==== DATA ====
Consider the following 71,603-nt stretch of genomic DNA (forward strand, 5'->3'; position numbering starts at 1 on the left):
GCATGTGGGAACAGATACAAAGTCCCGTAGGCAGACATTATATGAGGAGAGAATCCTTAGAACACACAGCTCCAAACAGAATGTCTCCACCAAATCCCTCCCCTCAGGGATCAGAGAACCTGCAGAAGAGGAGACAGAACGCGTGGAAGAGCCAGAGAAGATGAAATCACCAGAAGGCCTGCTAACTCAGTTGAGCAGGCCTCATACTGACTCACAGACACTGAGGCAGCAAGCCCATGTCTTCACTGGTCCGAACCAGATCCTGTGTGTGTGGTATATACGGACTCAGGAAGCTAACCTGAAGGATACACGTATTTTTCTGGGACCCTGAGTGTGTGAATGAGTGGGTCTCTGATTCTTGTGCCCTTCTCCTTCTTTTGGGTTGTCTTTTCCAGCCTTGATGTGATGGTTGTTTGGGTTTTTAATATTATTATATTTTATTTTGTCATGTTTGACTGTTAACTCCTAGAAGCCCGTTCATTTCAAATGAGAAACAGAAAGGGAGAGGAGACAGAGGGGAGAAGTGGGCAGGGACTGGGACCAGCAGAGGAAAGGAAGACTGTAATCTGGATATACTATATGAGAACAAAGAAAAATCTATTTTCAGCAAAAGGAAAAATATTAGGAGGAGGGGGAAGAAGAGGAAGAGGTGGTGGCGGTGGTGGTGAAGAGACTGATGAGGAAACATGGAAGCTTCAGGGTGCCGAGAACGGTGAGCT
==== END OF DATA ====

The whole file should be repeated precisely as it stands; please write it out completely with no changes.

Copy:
Consider the following 71,603-nt stretch of genomic DNA (forward strand, 5'->3'; position numbering starts at 1 on the left):
GCATGTGGGAACAGATACAAAGTCCCGTAGGCAGACATTATATGAGGAGAGAATCCTTAGAACACACAGCTCCAAACAGAATGTCTCCACCAAATCCCTCCCCTCAGGGATCAGAGAACCTGCAGAAGAGGAGACAGAACGCGTGGAAGAGCCAGAGAAGATGAAATCACCAGAAGGCCTGCTAACTCAGTTGAGCAGGCCTCATACTGACTCACAGACACTGAGGCAGCAAGCCCATGTCTTCACTGGTCCGAACCAGATCCTGTGTGTGTGGTATATACGGACTCAGGAAGCTAACCTGAAGGATACACGTATTTTTCTGGGACCCTGAGTGTGTGAATGAGTGGGTCTCTGATTCTTGTGCCCTTCTCCTTCTTTTGGGTTGTCTTTTCCAGCCTTGATGTGATGGTTGTTTGGGTTTTTAATATTATTATATTTTATTTTGTCATGTTTGACTGTTAACTCCTAGAAGCCCGTTCATTTCAAATGAGAAACAGAAAGGGAGAGGAGACAGAGGGGAGAAGTGGGCAGGGACTGGGACCAGCAGAGGAAAGGAAGACTGTAATCTGGATATACTATATGAGAACAAAGAAAAATCTATTTTCAGCAAAAGGAAAAATATTAGGAGGAGGGGGAAGAAGAGGAAGAGGTGGTGGCGGTGGTGGTGAAGAGACTGATGAGGAAACATGGAAGCTTCAGGGTGCCGAGAACGGTGAGCT